Raise your eyes and wave your hands.
Every woman I’ve ever met has her own Harvey Weinstein(s) and we know that the only regret he has is that someone told and he got caught. I view his going to rehab as an act of aggression towards all the women he abused, as though he couldn’t help himself. As though this is about sex and not about power. Of course, he is only one piece of filth that has floated to the surface. Now the pond has been stirred, he won’t be the last.
I remember when I sat in women’s groups in the 1980’s, someone would inevitably bring up the subject of sexual abuse. There would be a wave of upset and lowered eyes. I wondered, in my naivete, if the degree of upset was corelated with the ‘degree’ of abuse. I didn’t know, but what I did know was that when the question was asked “how many women here have suffered abuse at the hands of men” there was always 90%-100% of raised hands.
I was 20 years old and had moved to the city from a country town and had arrived at the women’s groups by accident rather than by design. I was so ignorant that I once declared that I didn’t need to be a feminist because all the men I knew treated me with respect. The friend who had brought me along was mortified.
Hailing from a family of 5 girls and a matriarchal mother, I observed that men were treated simultaneously as kings and as nuisances. It was an amazing balance that was perpetrated non-verbally. The men were sent to the sitting room with the newspaper and the Saturday sport on tv, so that the women could hang out in the kitchen. Occasional cups of tea, sandwiches and freshly baked cakes would be delivered to the captive males on their comfortable thrones. My father was a reserved, catholic man, who was embarrassed if we saw him in his pyjamas. Whilst my mother and her sisters, and later her daughters, spent that time in the kitchen, cackling at raucous jokes about men and sex. They were very funny! But as a child I was confused. Men were to be pacified, like children, given toys and told to play in the other room. But they were ultimately the ones who were in charge, served by their women. Where did the power lie?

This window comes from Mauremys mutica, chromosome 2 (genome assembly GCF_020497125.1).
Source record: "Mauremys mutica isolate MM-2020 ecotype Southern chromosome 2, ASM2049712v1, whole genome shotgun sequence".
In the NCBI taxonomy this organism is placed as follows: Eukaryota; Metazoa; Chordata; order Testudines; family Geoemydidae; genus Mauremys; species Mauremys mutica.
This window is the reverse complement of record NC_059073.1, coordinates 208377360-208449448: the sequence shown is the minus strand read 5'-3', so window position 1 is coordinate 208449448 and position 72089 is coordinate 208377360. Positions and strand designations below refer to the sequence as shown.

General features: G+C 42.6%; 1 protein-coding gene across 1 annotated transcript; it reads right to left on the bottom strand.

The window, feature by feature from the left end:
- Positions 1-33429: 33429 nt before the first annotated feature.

I guess it’s inevitable that in a family of girls, physical beauty becomes a value. I must emphasise that academic success was equally high on the list of values! But, in my experience there was the underlying message that beauty could bring danger in the form of unwanted attention from men. “They all only want the one thing.” I don’t think they knew then that that “one thing” wasn’t actually sex but was purely power.
My first memory of inappropriate attention was when I was forced to kiss a male cousin who had cornered me in the hallway. The adults didn’t save me, they laughed at how cute it was, ignored my crying and told me to give him a little kiss. I was about 4 years old and that was the message I was given. I must kiss him to get approval and no one would protect me. Take a moment to think of the message HE was given.